Anti-choice activists are baselessly questioning election results and lamenting a massive blow to their agenda after Democrat Doug Jones’ stunning victory against Republican Roy Moore in Alabama’s special election for the U.S. Senate Tuesday.
Many in the media suggested Jones’ pro-choice views could keep him from winning the race, and Moore attempted to use the issue to distract from allegations that he sexually abused a minor and engaged in inappropriate behavior with other young women. Moore’s radical views on abortion, which include support for so-called personhood legislation that would criminalize abortion and ban some forms of contraception, made him a favorite of anti-choice advocates. Many leaders in the movement to outlaw abortion care continued to support him in the face of the allegations of sexual misconduct.
As Moore refuses to concede the race to Jones, many in the anti-choice community are grappling with the ramifications of losing Jeff Sessions’ former Senate seat.
Troy Newman, president of Operation Rescue, blamed Sen. Mitch McConnell (R-KY) for Moore’s loss in a Wednesday press release, calling on the Senate majority leader to step down and claiming that Congress would no longer be able to pass anti-choice legislation after Moore’s defeat.”It is my opinion that Sen. Mitch McConnell heavily contributed to Moore’s defeat, and because that led to giving a seat away to a pro-abortion Democrat, he should resign immediately,” he said.
Roe has collapsed and Texas is in chaos.
Stay up to date with The Fallout, a newsletter from our expert journalists.
“McConnell has ensured that pro-life legislation will never pass, Planned Parenthood will never be defunded, and babies that can feel pain will continue to be aborted after the mid-point of pregnancy,” Newman said in his statement, referring to the GOP’s attempts to pass a 20-week abortion ban based on the unsupported claim that a fetus feels pain at that point in a pregnancy.
Newman, who is notorious for using violent and extreme rhetoric to discuss abortion and for co-founding the discredited anti-choice front group known as the Center for Medical Progress, was a vocal supporter of Moore’s campaign. He stood by the Alabama Republican amid allegations that Moore sexually abused a minor and behaved inappropriately with other young women.
Rusty Thomas, national director of Operation Save America—the group that made headlines this year when it spent a week protesting in front of Kentucky’s last abortion clinic—said the race may not be over. “Apparently, Alabama did not count all the votes, like the military vote that is traditionally Republican,” Thomas wrote in a Wednesday post to his Facebook page. “As a result, Roy Moore will not concede until there is a recount. This may not be over brethren.”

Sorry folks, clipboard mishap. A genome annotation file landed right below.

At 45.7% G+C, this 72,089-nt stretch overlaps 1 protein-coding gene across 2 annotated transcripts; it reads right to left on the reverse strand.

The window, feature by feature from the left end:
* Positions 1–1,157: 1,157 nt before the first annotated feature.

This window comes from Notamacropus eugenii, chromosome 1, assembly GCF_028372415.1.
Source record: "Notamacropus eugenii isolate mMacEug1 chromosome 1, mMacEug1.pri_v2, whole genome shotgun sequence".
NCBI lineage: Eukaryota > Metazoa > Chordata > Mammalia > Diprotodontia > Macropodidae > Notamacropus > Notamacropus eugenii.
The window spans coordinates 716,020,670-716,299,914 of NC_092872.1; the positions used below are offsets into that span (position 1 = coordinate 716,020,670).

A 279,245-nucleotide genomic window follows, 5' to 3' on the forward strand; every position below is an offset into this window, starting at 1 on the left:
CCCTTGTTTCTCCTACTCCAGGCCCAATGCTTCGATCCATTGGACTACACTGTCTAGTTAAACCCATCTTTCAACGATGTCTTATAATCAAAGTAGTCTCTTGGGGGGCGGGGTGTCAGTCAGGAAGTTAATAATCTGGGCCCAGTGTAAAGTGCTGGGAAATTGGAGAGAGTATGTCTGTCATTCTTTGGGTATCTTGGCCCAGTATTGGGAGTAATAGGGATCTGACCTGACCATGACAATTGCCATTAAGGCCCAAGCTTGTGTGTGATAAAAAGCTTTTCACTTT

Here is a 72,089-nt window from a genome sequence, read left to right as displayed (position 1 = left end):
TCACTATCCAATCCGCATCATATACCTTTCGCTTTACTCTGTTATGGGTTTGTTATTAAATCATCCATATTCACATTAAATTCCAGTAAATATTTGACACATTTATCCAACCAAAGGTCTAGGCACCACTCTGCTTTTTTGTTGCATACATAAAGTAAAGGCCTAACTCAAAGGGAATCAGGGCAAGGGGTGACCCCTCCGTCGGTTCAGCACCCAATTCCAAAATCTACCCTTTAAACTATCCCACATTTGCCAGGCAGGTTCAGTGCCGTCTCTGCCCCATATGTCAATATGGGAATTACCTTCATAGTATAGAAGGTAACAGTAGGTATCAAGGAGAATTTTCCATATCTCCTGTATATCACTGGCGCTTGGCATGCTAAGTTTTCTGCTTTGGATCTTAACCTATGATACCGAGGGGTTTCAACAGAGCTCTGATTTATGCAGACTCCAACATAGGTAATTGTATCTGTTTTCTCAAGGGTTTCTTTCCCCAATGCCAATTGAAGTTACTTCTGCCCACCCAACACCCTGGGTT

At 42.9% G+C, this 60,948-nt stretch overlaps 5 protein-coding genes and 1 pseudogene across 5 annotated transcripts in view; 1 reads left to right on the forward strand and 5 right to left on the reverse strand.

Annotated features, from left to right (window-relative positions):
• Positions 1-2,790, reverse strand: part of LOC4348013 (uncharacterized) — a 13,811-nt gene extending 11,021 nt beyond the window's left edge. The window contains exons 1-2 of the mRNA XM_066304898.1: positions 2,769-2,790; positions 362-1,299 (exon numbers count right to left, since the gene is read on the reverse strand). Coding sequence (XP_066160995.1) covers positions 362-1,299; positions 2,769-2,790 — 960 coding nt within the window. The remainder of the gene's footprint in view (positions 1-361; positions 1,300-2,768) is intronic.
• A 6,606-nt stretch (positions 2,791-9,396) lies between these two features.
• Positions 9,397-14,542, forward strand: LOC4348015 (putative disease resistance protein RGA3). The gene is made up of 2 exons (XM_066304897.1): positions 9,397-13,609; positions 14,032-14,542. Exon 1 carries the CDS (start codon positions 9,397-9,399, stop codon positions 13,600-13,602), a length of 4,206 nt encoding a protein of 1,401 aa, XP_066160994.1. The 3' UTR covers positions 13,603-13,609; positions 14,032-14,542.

Thomas spoke on Moore’s behalf at a November press conference, telling the crowd that he continued to support the Republican “without hesitation” despite the flood of allegations against him.
Matt Trewhella, whose endorsement was touted on Moore’s campaign site, took to social media to encourage supporters not to give up the cause. “The Democrats and Republicans are all happy by the Potomac – Moore has lost and Bannon suffers a blow in his cause to destroy the GOP Establishment,” he wrote in a post to his Facebook page. “Business as usual in DC. – status quo maintained. Don’t lose your fight however – stay true to Christ and rally the lesser magistrates! Tomorrow’s another day.”
Trewhella signed a statement in the early 1990s saying the murder of an abortion care provider was “justifiable.” Though he later withdrew his name from the statement, a 1994 investigation by Newsweek described Trewhella as “a mentor for potentially violent anti-abortion extremists.”
Cal Zastrow, an anti-choice activist connected to Operation Save America and co-founder of Personhood USA, claimed—without evidence—that voter fraud could have played a role in the results. “Please pray with us that all voter fraud will be exposed during the recount,” he wrote on his Facebook page. Voter fraud has been proven tonot be prevalent in the United States, and it is often used as a baseless excuse to erect barriers to the ballot box.
American Family Association Action and the Family Research Council, both of which supported Moore’s campaign, did not respond to Rewire’s requests for comment.